Transparency is our best defense to defeat COVID-19

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Secrecy is the best friend of COVID-19. It spreads like wildfire when no one knows it is present in your community or if you’ve been exposed to it through a family member or grocery store or at work.

Conversely, transparency is our best defense to defeat the Coronavirus. When federal, state and local officials are forthright about what is occurring and what is being done to combat the pandemic, it builds trust among all that the situation is serious and each of us must modify our behavior to protect ourselves and everyone around us. Transparency also holds our elected officials accountable in the fight against the virus.

Unfortunately, there have been struggles and glitches as Indiana deals with the pandemic. Early on as the possible magnitude of the crisis unfolded, many hospitals and county health departments balked at revealing basic information, such as how many ICU beds there were. What about ventilators, which quickly became a key piece of medical equipment? I still haven’t heard a good explanation for the secrecy.

We’ll never know how many cases might have been prevented if early on Hoosiers could have learned about potential exposure to victims and self-isolated to limit the spread to others.

Was it to avoid a panic? If that was the case, then they hadn’t learned the lesson of the 1918-1919 Influenza Pandemic. The lesson then was to provide the public with information to build the level of trust so that when restrictions were needed, there would be buy-in and compliance. (I recommend The Great Influenza by John M. Berry as background material for this pandemic.)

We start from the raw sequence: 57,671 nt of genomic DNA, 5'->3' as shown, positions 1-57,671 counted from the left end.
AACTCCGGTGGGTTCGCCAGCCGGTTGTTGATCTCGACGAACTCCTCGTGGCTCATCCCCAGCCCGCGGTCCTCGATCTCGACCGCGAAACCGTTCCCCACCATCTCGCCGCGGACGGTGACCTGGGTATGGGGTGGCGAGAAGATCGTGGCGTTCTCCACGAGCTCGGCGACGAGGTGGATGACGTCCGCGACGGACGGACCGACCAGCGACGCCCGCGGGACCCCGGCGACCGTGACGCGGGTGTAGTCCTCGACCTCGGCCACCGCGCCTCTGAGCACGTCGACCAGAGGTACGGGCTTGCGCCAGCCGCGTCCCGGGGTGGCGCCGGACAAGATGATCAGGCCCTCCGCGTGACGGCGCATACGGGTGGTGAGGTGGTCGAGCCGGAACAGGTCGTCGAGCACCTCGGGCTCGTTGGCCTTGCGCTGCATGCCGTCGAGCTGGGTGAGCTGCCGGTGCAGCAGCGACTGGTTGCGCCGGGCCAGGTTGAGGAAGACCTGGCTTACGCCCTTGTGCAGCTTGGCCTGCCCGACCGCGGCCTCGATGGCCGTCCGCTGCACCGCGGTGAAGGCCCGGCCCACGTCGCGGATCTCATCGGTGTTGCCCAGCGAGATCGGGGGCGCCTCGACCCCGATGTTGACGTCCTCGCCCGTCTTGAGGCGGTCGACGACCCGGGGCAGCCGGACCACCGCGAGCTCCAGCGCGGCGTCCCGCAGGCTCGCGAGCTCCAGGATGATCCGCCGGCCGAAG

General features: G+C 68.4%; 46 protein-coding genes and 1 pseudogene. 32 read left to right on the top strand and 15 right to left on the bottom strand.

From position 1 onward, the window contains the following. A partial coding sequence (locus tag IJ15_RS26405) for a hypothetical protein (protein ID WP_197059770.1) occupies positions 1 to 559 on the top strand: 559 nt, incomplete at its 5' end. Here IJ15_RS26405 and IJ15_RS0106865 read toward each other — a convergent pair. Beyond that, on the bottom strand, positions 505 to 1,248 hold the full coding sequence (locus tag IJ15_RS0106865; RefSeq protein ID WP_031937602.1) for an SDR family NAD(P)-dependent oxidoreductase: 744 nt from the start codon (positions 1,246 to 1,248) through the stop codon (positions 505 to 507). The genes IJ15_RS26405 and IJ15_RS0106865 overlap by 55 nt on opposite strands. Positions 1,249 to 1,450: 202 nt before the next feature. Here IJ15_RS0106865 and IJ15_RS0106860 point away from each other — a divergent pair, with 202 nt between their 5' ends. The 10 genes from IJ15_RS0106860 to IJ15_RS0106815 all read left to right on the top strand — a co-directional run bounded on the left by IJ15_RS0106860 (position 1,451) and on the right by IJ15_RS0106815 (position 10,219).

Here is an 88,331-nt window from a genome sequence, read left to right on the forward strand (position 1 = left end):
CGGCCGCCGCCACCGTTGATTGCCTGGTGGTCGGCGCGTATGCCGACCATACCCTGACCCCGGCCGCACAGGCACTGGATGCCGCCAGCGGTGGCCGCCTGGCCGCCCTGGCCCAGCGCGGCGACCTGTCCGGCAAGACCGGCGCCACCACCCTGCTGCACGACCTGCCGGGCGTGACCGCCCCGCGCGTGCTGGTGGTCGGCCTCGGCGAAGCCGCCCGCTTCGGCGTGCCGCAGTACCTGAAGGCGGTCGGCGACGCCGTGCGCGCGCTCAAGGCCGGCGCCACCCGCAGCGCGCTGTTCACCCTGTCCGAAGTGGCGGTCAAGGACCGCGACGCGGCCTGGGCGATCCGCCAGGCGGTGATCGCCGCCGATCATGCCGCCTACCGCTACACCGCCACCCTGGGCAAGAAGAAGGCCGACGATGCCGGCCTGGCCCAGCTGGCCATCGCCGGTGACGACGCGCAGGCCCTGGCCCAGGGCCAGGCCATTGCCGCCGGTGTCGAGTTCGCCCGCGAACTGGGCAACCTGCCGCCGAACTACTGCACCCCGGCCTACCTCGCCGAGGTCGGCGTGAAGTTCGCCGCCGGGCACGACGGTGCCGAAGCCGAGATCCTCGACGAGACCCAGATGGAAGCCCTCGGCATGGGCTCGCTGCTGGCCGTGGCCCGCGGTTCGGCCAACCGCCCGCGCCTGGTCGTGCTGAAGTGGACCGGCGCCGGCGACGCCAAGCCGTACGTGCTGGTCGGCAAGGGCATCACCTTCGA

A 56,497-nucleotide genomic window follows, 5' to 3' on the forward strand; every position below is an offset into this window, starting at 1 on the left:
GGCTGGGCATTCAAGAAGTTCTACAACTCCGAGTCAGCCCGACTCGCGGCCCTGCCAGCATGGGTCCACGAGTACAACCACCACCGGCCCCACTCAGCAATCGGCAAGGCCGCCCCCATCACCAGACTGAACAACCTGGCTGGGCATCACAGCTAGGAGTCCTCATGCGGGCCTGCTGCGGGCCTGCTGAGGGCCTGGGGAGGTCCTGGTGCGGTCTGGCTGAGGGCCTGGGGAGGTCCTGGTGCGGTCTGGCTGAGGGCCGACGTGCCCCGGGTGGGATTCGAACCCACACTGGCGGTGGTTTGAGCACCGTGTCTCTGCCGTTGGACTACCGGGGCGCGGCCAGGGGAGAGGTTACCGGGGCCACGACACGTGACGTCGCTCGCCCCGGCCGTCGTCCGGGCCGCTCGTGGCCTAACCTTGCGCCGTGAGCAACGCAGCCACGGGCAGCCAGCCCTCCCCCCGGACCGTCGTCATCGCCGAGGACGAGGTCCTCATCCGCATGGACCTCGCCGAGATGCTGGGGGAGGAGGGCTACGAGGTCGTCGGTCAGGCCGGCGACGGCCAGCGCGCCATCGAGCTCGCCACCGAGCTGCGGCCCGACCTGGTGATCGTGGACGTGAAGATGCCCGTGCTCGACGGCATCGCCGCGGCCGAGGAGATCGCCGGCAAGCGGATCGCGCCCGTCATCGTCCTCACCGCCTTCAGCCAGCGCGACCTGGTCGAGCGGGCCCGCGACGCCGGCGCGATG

As positive cases first cropped up around the state, many county health departments balked over providing basic details over those infected — citing HIPAA. Problem is that county health departments are not subject to the federal Health Insurance Portability and Accountability Act because they aren’t medical providers who bill electronically.

We’ll never know how many cases might have been prevented if early on Hoosiers could have learned about potential exposure to victims and self-isolated to limit the spread to others.

And reporters were not even asking for names, just gender, age, and town or city or maybe where the victim could have exposed others prior to showing symptoms. Journalists understand personal privacy, but COVID-19 infection brings no stigma, like AIDS did at one point in time.

The value in protecting others should have over-ridden the concern that someone possibly could have been identified by the clues given through gender, age and hometown.

Most recently, we have the situation in Vanderburgh County where a judge has ordered four individuals to self-isolate after exposure to confirmed COVID-19 patients when the four refused voluntarily to remove themselves from public contact. An Evansville Courier & Press reporter was denied the names of the individuals subject to the court orders.

A court order is an official action, in this case restricting the liberty of four Hoosiers. Legally, we have historically frowned upon secret courts or “star chamber justice.” That alone should be enough to make the names public. Beyond that, the public should be able to protect themselves from exposure to individuals who have demonstrated no regard for the health of others. Since the four haven’t been tested, authorities can’t even argue they are protecting the medical records of the four.

We also have the state issuing warnings to businesses that are violating the governor’s executive orders to shutter or limit their business operations, but identifying those businesses has been denied when asked by the press. What interest is the state protecting in this situation?

Again, identifying those in violation of the governor’s order to the detriment of the community’s health will put the offenders on notice of the seriousness of their actions and encourage others to follow the order.

Remember: Secrecy only helps the virus.

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